For years parents, teachers, and mentors all had a simple formula for success – go to college. However, while many college graduates leave with better job prospects and a diploma, often these young adults also leave with large amounts of debt. According to Forbes, by February of this year, the collective student debt in American topped $1.7 trillion spread over about 45 million people. Now President Joe Biden is considering how to tackle this challenge, and as students burdened by this debt enter an uncertain economy, many questions remain.
In the first 100 days of his administration, Biden has taken some steps to lessen the amount of debt for certain borrowers. For example, Biden has already cancelled debt for 72,000 victims of fraud and 41,000 debt holders with disabilities, according to Business Insider. Despite these progressive actions, many activist groups and Democratic politicians are urging the Biden administration to do more to tackle student debt.
In 2020, then-candidate Biden promised to cancel $10,000 in student debt for each American borrower. He planned to forgive these debts using his authority from the Higher Education Act of 1965, which many believe gives the President the authority to cancel student debt. Biden is said to have directed his Secretary of Education Miguel Cardona to assess the legal issues surrounding student debt cancellation.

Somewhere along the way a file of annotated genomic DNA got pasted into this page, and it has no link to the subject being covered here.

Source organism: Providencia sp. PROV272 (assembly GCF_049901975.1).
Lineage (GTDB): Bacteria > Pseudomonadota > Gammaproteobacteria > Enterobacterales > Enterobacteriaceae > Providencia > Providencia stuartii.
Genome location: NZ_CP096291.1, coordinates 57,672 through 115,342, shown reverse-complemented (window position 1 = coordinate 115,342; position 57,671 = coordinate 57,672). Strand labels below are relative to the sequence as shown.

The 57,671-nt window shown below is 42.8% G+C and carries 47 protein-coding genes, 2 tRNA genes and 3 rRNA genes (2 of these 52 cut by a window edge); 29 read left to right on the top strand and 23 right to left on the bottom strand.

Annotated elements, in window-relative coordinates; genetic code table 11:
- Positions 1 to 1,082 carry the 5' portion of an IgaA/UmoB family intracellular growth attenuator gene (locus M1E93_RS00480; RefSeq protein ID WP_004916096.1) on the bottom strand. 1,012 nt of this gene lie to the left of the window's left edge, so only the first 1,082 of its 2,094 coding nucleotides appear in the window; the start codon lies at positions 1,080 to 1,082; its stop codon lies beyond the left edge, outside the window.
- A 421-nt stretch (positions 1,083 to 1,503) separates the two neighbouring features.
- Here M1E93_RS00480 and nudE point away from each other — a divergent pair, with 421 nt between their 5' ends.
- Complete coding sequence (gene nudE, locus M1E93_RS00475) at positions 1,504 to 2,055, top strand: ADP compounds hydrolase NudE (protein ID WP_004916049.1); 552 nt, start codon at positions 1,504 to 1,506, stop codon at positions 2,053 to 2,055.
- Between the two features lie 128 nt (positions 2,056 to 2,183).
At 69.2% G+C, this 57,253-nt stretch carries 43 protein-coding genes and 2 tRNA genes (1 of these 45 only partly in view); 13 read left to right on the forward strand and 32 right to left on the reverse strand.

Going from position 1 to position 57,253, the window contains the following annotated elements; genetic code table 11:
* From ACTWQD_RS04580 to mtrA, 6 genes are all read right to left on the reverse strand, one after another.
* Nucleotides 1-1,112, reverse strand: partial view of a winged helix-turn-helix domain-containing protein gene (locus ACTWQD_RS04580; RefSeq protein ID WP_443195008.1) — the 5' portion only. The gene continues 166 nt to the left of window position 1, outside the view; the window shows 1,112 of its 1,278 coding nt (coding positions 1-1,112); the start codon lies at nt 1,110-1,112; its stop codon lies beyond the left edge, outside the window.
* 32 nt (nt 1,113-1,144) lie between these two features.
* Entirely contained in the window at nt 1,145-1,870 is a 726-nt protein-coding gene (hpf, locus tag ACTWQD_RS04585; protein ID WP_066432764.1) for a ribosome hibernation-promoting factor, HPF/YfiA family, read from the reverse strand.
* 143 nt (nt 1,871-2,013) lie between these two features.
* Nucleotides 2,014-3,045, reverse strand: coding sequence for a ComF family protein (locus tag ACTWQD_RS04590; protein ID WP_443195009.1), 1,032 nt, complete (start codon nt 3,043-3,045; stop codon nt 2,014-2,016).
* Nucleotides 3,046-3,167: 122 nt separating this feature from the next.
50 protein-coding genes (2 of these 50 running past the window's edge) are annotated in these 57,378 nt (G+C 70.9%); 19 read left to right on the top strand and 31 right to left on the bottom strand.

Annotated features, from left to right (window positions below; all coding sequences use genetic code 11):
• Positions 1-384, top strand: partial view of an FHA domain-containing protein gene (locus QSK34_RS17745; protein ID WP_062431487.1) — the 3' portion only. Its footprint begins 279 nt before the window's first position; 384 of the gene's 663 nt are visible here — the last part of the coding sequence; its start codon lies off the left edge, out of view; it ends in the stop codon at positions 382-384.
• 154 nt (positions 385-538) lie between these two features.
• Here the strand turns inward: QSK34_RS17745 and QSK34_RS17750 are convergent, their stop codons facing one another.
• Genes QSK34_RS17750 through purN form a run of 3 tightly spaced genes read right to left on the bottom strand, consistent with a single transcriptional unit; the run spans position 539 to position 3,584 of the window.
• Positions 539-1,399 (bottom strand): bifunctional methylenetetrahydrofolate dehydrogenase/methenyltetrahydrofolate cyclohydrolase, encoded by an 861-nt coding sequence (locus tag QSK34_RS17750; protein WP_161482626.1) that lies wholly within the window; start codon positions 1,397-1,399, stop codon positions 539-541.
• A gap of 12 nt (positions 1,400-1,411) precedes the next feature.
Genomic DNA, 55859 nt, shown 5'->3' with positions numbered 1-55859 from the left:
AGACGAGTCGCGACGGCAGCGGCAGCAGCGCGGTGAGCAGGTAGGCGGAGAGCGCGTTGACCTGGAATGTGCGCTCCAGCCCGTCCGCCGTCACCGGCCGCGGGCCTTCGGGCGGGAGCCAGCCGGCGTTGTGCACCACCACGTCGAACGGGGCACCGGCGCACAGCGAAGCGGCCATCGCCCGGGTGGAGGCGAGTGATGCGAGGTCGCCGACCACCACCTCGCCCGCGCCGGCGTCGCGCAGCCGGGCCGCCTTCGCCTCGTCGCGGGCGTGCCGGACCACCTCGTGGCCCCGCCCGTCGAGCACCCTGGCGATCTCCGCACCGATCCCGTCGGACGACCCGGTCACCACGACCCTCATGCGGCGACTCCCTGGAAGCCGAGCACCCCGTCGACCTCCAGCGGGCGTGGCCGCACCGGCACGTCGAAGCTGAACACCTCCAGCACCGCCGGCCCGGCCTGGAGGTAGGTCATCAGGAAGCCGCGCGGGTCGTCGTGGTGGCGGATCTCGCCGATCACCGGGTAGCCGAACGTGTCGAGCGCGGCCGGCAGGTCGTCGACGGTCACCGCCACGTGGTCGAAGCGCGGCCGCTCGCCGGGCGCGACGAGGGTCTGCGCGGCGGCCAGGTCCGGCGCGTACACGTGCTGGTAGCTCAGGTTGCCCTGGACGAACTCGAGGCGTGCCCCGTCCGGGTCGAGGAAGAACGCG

Despite these recent moves, many progressives are pushing Biden to cancel $50,000 of student debt for all American borrowers. Senate Majority Leader Chuck Schumer of New York is part of the group pushing for the larger debt cancellation saying, “It will do so much good for America.” The debate inside the Democratic Party represents one of the first big disagreements of Biden’s Presidency. Advocates for cancelling larger sums of debt say it would help stimulate the economy and decrease the racial wealth gap, while Biden and his allies argue forgiving those large sums of debt for all Americans would benefit some who are wealthier and chose to attend private institutions.
As the debate rages in Washington, the people affected weigh their options. Senior Joselen Lopez cites student loan debt as a huge factor in her college decision, “Financial Aid is always my first consideration. I hope that the Biden Administration takes action and gives more thought to forgiving outstanding loans and decreasing future student debt,” she says. Lopez will attend IU Bloomington in the fall.
As pressure mounts from activists, students, and politicians, Biden will face the same question about student debt that has defined his presidency so far – just how big will Biden go?